Nine years ago, Jonathan Elphick wrote a glowing review (Brit. Birds 102: 414) of Birdscapes: birds in our imagination and experience and was full of praise for its author, Jeremy Mynott. Reading the present book, I can see why. Here, again, there is an astonishing combination of knowledge and sheer readability. In the language of another age, Jeremy Mynott is a learned man, not just a classicist of distinction but a philosopher and a cultural historian. He very clearly knows his birds too. It seems very apt, with the word’s double Greek roots, to call him a true polymath.
What we have this time is a copiously and richly illustrated review of a selection of Greek and Roman writing, roughly from 700 BC to AD 300, in which birds or bird-related topics appear. I was amazed to learn how much has survived: it is a sobering thought, however, that a colossal amount must also have been lost. There are extracts from the words of some 120 classical authors, all (believe it or not) freshly translated by Jeremy Mynott. We meet historians, politicians, geographers, philosophers and poets. It was no surprise to find Aristotle so prominent, and I knew about some of the others, such as Pliny the Elder, but there are plenty of names I did not know, and some surprises. I had not expected to encounter the witty satirist Martial, translating whose verse caused me so much agony all those years ago…
There is ample warning about the differences in what people thought, believed and knew 2,000 years ago and what we know (or think we know) now, which is obviously important in trying to interpret what we are reading here. This is no mere catalogue of ‘classical mentions’ – the book has a definite theme, and to be understood and appreciated fully it has to be read from beginning to end: it does not readily lend itself to the ‘dipping in’ treatment. The main text is supplemented by a handy brief biography section covering the classical authors, 26 pages of endnotes to the various chapters and 10 pages of modern references.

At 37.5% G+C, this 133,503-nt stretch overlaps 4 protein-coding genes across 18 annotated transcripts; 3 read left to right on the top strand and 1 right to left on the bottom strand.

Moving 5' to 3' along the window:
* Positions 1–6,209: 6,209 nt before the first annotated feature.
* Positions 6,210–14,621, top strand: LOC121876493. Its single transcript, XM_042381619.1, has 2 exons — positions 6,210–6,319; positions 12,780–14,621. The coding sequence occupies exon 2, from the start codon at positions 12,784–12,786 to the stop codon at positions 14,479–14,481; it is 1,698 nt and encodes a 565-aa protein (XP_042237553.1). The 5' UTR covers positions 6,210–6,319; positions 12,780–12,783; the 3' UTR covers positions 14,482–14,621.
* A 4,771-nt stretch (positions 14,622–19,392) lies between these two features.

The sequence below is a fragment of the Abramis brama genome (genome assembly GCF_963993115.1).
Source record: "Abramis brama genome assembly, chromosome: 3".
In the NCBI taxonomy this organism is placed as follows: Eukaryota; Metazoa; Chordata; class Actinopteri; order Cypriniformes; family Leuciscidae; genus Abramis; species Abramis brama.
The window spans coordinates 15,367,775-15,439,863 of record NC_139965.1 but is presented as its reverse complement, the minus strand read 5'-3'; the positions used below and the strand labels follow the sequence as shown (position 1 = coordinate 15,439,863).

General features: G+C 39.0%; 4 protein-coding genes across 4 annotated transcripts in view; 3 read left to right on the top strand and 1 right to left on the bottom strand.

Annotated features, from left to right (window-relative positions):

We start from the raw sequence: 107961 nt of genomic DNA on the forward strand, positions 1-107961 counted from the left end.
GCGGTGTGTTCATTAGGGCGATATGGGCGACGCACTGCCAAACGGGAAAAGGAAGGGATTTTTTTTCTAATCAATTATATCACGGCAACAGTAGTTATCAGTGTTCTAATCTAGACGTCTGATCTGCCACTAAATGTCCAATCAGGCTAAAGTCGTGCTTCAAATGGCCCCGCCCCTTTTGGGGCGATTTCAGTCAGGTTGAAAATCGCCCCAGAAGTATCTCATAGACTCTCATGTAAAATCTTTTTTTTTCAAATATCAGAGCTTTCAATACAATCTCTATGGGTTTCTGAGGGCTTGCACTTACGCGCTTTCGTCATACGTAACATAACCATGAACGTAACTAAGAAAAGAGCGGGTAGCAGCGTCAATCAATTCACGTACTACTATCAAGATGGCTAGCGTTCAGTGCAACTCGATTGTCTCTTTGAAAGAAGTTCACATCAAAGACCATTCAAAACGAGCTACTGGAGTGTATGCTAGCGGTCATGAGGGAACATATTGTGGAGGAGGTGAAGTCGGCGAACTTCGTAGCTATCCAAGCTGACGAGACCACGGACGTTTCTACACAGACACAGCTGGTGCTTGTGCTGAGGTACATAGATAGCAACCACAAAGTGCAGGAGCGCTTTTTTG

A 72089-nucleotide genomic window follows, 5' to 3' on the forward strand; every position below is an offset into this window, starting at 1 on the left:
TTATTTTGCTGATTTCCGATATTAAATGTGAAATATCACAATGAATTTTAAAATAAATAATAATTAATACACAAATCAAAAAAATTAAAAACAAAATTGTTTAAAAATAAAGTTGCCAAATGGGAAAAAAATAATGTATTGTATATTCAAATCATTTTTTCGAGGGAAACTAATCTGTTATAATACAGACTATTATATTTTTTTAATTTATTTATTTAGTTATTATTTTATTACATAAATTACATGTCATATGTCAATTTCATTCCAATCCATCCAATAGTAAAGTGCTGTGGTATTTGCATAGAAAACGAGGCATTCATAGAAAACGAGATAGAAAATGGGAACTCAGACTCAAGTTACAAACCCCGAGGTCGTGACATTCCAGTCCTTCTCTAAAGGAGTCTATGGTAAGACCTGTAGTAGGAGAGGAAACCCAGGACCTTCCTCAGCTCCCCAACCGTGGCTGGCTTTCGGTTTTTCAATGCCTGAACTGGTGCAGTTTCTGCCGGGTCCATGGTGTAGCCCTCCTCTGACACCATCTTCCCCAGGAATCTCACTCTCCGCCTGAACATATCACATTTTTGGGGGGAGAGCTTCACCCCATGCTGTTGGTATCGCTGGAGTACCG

The first of the six main parts of the book deals in succession with birds as markers of seasons, weather and time, setting the context of the relationships of birds with people in the natural environment. Next comes exploitation – birds being eaten, basically – while part 3 covers entertainments and birds as pets. In part 4 we come to the ancients’ curiosity about birds – the first real moves towards science and what we might begin to call ornithology. For birders, this is a particularly intriguing part of the book. Next there is the fascinating area of dreams, imaginings and symbols involving birds, which then leads logically into part 6, where we are faced with the more difficult topics of how and why birds have become so inextricably linked with our thoughts and ideas about our life and our environment. As you might expect, there is a lot to think about here.